Former NSW Nationals Senator Fiona Nash has been appointed Australia’s first Regional Education Commissioner.
Ms Nash has been appointed for an initial three year term, and will report annually on the progress of implementing the recommendations of the Napthine Review, as well as provide advice on regional education policy issues.
The Napthine Review was announced in November 2018, as part of a federal government move to develop a national Regional, Rural and Remote Education strategy.
Ms Nash was elected to the Senate in 2004, and re-elected in 2010 and 2016.
She held a number of ministerial portfolios including Rural Health, Regional Development, and Regional Communications.
Since 2018, Ms Nash has been the Strategic Advisor, Regional Engagement and Government Relations at Charles Sturt University, and was a Director of the NSW Skills Board in 2021.
Minister for Regionalisation, Regional Communications and Regional Education, Senate Bridget McKenzie, congratulated Ms Nash on her appointment.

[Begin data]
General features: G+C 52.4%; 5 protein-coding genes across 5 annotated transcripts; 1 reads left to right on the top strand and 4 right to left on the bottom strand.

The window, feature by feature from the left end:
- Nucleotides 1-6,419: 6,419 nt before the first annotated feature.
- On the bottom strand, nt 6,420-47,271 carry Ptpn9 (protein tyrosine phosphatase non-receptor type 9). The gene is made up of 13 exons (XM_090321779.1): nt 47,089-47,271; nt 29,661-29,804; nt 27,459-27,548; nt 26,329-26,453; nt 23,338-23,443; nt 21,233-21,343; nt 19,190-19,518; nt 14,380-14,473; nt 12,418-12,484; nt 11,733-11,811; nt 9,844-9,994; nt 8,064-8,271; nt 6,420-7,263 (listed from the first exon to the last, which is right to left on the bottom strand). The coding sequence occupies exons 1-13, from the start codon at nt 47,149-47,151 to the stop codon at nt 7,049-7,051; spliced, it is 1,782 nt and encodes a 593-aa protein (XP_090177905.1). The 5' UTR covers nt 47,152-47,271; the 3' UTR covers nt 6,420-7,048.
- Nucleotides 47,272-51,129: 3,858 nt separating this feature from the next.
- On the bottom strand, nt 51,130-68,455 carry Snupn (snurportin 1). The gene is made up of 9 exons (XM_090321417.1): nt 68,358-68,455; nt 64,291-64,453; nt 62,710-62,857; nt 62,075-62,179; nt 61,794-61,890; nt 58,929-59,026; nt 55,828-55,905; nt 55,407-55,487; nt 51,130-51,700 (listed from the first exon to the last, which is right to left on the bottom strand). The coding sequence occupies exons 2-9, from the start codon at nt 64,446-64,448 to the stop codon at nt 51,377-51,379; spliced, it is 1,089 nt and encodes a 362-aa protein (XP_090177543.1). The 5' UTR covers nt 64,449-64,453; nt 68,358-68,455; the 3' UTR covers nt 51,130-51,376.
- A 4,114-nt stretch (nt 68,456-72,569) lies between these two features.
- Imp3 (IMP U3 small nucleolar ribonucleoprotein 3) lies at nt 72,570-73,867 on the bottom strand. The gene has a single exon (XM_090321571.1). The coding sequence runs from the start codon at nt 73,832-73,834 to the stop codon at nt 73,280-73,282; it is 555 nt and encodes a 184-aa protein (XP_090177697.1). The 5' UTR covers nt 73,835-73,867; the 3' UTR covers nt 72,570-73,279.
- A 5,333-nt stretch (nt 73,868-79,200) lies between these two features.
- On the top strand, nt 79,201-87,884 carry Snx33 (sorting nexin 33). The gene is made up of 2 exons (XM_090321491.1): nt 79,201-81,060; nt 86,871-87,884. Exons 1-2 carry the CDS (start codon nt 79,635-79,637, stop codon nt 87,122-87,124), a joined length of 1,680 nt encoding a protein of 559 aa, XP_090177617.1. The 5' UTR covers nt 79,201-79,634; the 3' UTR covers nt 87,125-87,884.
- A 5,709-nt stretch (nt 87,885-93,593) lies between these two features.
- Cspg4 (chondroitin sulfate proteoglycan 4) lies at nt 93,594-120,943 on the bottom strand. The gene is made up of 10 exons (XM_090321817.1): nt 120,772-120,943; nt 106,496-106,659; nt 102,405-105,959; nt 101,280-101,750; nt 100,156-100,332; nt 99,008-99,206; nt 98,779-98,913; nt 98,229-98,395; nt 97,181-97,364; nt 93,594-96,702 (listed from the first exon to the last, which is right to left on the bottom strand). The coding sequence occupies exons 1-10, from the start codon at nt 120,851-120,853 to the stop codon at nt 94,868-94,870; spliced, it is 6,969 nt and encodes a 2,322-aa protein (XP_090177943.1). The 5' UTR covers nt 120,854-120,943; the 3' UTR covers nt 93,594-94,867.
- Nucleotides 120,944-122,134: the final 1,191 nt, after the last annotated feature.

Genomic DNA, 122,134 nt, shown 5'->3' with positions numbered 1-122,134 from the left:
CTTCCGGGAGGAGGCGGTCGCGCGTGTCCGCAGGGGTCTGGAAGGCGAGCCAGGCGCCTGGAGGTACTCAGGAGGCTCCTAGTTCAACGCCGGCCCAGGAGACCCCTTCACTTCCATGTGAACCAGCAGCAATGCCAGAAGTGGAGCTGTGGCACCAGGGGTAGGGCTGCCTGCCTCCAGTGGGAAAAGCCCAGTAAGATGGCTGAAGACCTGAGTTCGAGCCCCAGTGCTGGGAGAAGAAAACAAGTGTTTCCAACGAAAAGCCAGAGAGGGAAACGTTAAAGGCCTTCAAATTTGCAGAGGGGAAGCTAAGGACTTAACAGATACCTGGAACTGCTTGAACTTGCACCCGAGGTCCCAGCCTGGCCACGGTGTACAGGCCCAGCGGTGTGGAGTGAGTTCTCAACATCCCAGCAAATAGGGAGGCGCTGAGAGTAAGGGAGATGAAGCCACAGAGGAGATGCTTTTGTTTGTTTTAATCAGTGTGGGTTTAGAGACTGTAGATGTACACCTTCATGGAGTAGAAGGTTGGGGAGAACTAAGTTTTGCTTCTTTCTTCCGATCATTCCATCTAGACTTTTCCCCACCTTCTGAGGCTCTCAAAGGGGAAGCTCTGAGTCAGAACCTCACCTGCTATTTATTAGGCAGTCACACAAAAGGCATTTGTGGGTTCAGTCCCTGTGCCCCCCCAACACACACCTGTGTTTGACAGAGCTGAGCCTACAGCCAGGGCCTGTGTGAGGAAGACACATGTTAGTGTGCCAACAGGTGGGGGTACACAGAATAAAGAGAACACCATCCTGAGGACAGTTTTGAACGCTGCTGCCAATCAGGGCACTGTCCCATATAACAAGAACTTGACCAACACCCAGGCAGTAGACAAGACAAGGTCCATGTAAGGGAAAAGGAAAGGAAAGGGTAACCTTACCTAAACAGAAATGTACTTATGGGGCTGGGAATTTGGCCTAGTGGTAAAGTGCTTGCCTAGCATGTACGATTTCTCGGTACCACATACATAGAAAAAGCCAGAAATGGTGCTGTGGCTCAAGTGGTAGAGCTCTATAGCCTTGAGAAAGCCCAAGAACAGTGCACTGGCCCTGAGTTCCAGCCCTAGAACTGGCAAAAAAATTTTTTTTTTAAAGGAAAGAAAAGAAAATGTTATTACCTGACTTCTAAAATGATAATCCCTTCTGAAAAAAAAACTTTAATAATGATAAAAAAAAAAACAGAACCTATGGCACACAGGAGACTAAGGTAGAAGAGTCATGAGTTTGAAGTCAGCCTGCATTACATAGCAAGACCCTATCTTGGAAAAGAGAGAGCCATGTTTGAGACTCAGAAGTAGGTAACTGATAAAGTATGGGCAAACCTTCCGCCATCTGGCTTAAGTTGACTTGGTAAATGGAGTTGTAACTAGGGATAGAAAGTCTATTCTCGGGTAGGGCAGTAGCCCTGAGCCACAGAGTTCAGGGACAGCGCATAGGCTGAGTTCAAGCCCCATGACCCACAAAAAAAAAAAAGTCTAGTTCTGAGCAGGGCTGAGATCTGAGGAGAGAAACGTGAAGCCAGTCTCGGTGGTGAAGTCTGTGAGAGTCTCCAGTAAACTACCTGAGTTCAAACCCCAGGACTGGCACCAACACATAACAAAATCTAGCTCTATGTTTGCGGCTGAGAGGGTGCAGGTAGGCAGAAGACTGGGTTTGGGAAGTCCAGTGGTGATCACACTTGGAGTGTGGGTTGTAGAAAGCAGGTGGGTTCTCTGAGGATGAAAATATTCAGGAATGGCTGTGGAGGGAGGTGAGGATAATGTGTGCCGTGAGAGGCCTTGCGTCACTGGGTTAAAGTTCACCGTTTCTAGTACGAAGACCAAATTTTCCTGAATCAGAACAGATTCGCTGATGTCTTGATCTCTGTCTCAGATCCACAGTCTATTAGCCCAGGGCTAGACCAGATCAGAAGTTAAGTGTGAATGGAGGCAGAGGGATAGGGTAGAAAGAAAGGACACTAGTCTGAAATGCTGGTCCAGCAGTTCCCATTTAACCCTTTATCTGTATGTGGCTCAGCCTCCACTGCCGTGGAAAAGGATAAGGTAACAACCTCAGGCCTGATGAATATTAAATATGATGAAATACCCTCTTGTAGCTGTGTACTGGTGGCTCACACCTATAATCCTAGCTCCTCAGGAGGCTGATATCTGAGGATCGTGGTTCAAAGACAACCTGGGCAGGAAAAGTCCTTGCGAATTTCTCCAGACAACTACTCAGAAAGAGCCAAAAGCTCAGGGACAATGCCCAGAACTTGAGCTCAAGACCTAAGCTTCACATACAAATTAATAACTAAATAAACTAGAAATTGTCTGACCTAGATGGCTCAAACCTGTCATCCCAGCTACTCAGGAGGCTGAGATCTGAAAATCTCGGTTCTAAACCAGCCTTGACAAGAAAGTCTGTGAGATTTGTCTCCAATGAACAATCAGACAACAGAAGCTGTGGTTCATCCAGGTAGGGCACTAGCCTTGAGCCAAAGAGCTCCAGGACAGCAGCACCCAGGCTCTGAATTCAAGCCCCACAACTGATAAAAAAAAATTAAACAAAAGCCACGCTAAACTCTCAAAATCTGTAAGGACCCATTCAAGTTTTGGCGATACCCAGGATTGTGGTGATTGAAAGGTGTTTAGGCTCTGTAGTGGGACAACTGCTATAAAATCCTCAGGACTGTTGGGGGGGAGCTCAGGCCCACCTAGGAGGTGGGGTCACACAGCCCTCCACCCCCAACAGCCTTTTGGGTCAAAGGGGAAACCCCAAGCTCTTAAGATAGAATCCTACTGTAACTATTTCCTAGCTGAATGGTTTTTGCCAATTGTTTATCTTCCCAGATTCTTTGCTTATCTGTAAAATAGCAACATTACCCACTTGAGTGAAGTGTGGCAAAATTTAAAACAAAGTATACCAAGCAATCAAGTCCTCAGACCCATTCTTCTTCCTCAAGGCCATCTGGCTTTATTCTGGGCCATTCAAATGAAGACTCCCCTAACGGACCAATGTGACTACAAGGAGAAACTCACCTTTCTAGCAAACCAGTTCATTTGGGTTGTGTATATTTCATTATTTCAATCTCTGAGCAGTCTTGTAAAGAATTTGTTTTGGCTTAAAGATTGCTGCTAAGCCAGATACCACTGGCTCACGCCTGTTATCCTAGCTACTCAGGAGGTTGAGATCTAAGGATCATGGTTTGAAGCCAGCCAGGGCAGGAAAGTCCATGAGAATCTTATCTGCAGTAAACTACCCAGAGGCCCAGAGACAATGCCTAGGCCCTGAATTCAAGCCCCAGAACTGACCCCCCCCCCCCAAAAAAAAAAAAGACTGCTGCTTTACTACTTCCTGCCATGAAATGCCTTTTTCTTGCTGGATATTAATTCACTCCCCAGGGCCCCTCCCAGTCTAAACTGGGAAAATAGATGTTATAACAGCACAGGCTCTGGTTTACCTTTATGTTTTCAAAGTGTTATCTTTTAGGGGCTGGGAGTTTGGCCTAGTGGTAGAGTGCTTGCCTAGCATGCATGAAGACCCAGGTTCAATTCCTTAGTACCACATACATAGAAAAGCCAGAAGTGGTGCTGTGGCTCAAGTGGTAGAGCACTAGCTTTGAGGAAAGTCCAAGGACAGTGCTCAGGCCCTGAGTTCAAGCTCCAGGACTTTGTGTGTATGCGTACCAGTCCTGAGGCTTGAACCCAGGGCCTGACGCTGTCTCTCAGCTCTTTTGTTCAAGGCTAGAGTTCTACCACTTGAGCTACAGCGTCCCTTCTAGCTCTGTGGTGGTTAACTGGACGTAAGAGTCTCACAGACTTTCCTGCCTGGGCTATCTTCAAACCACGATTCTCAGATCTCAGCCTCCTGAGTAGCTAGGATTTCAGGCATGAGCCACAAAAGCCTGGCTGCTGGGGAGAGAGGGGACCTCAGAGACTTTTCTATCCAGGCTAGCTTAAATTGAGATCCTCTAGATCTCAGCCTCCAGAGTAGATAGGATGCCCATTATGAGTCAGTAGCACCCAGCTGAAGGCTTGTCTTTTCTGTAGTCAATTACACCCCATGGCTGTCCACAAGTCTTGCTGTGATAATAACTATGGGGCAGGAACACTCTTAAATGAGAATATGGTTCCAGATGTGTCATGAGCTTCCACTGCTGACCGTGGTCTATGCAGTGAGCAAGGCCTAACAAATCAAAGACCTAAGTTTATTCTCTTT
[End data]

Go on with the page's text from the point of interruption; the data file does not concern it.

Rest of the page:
“Fiona has a deep love for regional Australia and a strong understanding of the education sector, and I know she will advocate fiercely on behalf of students who live and study in these areas,” Senator McKenzie said.
“I know Fiona is committed to implementing the recommendations from the Napthine Review, and will work to reduce the disparity between city and country students, particularly in relation to education participation and attainment.
“The role of the Commissioner will bring a national focus and direction for regional and remote education and champion the educational needs of students in regional communities. This will include advocating for the improvement of education policies spanning early childhood education and care, schools, and tertiary education to better support regional, rural and remote students.”
Ms Nash said she welcomed the opportunity to work with governments at all levels as well as peak education organisations and regional and remote communities to improve educational outcomes for students.
“The Napthine Review identified country Australians are less than half as likely to obtain a university degree by the age of 35, compared to those in our cities,” Ms Nash said.
“There are many factors that contribute to this gap, and I welcome the opportunity to work to ensure every Australian has the option to access and benefit from a high-quality education, regardless of where they live.”
The NSW Nationals in the federal government have committed $6 million over four years to establish the role and to undertake a range of projects to significantly improve regional education outcomes by 2030.